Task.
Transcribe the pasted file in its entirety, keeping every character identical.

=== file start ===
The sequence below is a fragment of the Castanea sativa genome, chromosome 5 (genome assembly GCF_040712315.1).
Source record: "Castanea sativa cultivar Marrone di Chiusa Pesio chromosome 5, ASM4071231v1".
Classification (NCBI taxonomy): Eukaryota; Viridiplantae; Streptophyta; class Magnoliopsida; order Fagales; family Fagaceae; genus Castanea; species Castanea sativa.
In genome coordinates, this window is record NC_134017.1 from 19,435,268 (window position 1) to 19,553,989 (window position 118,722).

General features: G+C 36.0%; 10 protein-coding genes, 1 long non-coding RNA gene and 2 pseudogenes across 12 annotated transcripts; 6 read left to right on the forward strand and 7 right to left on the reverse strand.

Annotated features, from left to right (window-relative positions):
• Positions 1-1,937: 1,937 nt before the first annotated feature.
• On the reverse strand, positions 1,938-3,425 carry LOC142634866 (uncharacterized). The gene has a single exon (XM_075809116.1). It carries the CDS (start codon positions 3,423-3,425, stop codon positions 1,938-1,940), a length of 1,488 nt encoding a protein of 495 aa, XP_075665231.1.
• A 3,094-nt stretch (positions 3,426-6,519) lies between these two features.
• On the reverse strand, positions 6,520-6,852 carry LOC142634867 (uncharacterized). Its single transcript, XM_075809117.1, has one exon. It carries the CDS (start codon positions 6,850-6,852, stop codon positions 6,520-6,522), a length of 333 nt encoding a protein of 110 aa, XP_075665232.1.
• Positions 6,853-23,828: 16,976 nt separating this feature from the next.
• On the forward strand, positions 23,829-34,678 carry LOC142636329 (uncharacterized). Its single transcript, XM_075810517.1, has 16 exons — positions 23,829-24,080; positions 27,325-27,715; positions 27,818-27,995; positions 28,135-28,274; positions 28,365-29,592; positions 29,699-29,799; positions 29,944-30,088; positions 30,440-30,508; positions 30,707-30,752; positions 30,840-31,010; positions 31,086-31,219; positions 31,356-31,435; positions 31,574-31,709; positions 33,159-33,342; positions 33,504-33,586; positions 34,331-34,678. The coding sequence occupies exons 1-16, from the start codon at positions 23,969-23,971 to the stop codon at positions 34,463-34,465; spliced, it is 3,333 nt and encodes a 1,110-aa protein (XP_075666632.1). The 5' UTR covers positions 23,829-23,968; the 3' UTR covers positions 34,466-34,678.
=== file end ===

The sequence below is a fragment of the Castanea sativa genome, chromosome 5 (genome assembly GCF_040712315.1).
Source record: "Castanea sativa cultivar Marrone di Chiusa Pesio chromosome 5, ASM4071231v1".
Classification (NCBI taxonomy): Eukaryota; Viridiplantae; Streptophyta; class Magnoliopsida; order Fagales; family Fagaceae; genus Castanea; species Castanea sativa.
In genome coordinates, this window is record NC_134017.1 from 19,435,268 (window position 1) to 19,553,989 (window position 118,722).

General features: G+C 36.0%; 10 protein-coding genes, 1 long non-coding RNA gene and 2 pseudogenes across 12 annotated transcripts; 6 read left to right on the forward strand and 7 right to left on the reverse strand.

Annotated features, from left to right (window-relative positions):
• Positions 1-1,937: 1,937 nt before the first annotated feature.
• On the reverse strand, positions 1,938-3,425 carry LOC142634866 (uncharacterized). The gene has a single exon (XM_075809116.1). It carries the CDS (start codon positions 3,423-3,425, stop codon positions 1,938-1,940), a length of 1,488 nt encoding a protein of 495 aa, XP_075665231.1.
• A 3,094-nt stretch (positions 3,426-6,519) lies between these two features.
• On the reverse strand, positions 6,520-6,852 carry LOC142634867 (uncharacterized). Its single transcript, XM_075809117.1, has one exon. It carries the CDS (start codon positions 6,850-6,852, stop codon positions 6,520-6,522), a length of 333 nt encoding a protein of 110 aa, XP_075665232.1.
• Positions 6,853-23,828: 16,976 nt separating this feature from the next.
• On the forward strand, positions 23,829-34,678 carry LOC142636329 (uncharacterized). Its single transcript, XM_075810517.1, has 16 exons — positions 23,829-24,080; positions 27,325-27,715; positions 27,818-27,995; positions 28,135-28,274; positions 28,365-29,592; positions 29,699-29,799; positions 29,944-30,088; positions 30,440-30,508; positions 30,707-30,752; positions 30,840-31,010; positions 31,086-31,219; positions 31,356-31,435; positions 31,574-31,709; positions 33,159-33,342; positions 33,504-33,586; positions 34,331-34,678. The coding sequence occupies exons 1-16, from the start codon at positions 23,969-23,971 to the stop codon at positions 34,463-34,465; spliced, it is 3,333 nt and encodes a 1,110-aa protein (XP_075666632.1). The 5' UTR covers positions 23,829-23,968; the 3' UTR covers positions 34,466-34,678.